International civil society unites to call for a renewed approach to public services to address global crises
On October 25, civil society organizations and movements launched a landmark manifesto calling for a renewed approach to public services, such as education, energy, food, health and care services, housing, social security, telecommunications, transportation, waste collection and disposal, and water and sanitation, to address the ecological, inequalities and other crises the world is currently facing.
This manifesto was developed collectively over the past 10 months by dozens of civil society organisations and individuals through a series of meetings, regional workshops and online consultations. The COVID-19 pandemic has cast into stark relief the consequences of decades of privatisation and commercialisation of services essential for human dignity. The ongoing impacts of the pandemic intersect with the two other major challenges the world is facing: high and rising inequalities and the climate and ecological crisis, which threatens to push 120 million more people into poverty by 2030.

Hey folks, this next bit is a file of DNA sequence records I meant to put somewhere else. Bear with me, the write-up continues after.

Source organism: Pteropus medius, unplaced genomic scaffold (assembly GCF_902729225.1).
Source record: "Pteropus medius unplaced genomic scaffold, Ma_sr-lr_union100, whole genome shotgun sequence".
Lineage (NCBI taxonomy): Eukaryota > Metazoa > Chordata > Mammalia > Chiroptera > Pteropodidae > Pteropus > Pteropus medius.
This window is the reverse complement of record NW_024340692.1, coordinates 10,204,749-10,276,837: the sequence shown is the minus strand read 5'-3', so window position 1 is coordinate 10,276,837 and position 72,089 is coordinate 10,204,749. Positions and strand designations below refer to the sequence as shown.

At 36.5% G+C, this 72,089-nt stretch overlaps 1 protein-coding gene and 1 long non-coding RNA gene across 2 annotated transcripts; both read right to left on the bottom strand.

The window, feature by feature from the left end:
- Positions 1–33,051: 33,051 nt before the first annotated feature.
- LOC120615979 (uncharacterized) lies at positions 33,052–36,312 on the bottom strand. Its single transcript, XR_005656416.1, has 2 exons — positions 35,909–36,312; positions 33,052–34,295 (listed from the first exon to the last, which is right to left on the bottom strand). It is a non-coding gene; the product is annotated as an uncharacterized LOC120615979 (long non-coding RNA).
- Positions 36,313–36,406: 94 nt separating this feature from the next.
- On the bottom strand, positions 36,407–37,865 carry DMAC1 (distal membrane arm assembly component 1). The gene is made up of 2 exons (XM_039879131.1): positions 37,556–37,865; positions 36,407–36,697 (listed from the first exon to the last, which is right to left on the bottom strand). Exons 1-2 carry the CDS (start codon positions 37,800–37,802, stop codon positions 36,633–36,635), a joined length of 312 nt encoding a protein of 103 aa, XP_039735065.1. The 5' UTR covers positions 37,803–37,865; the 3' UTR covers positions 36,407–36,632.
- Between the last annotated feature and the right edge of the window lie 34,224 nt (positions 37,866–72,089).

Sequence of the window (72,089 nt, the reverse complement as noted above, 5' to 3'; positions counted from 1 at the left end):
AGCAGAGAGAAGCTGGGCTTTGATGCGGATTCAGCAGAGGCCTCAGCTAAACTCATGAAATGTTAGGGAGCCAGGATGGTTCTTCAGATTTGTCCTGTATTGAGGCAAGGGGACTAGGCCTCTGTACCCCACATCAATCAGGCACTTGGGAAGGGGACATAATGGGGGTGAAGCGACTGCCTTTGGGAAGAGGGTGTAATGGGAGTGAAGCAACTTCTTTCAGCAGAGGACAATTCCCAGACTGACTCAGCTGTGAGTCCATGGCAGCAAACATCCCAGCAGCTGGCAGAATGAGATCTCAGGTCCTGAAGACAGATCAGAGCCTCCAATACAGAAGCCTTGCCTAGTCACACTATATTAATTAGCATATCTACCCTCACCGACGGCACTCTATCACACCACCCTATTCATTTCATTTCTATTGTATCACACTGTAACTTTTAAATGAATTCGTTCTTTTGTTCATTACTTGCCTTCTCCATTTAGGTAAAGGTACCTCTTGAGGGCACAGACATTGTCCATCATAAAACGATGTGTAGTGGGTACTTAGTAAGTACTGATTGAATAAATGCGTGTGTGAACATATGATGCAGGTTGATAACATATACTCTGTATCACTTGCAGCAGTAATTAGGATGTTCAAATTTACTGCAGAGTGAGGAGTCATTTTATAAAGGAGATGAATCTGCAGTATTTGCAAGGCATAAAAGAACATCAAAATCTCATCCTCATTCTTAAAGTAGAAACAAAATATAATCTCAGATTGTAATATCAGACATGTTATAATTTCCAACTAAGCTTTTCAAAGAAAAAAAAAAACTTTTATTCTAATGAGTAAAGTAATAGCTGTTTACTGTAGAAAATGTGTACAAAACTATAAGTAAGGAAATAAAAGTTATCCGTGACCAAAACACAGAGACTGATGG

The manifesto responds to this context, serving as a rallying cry for public services, offering a concrete alternative to the dominant neoliberal narrative that has failed to deliver on human rights and ensure a dignified life for all. The manifesto positions public services as the foundation of a fair and just society and of the social pact that implements the core values of solidarity, equality and human dignity. It advances a series of ten principles for universal quality public services in the 21st century, and outlines how funding universal quality public services is possible.
The manifesto was launched before “Enough is enough: the future is public”, an event that brought together nine human rights officials on October 26 to discuss the crucial role of public services in building more sustainable, inclusive, socially-just and resilient economy and society.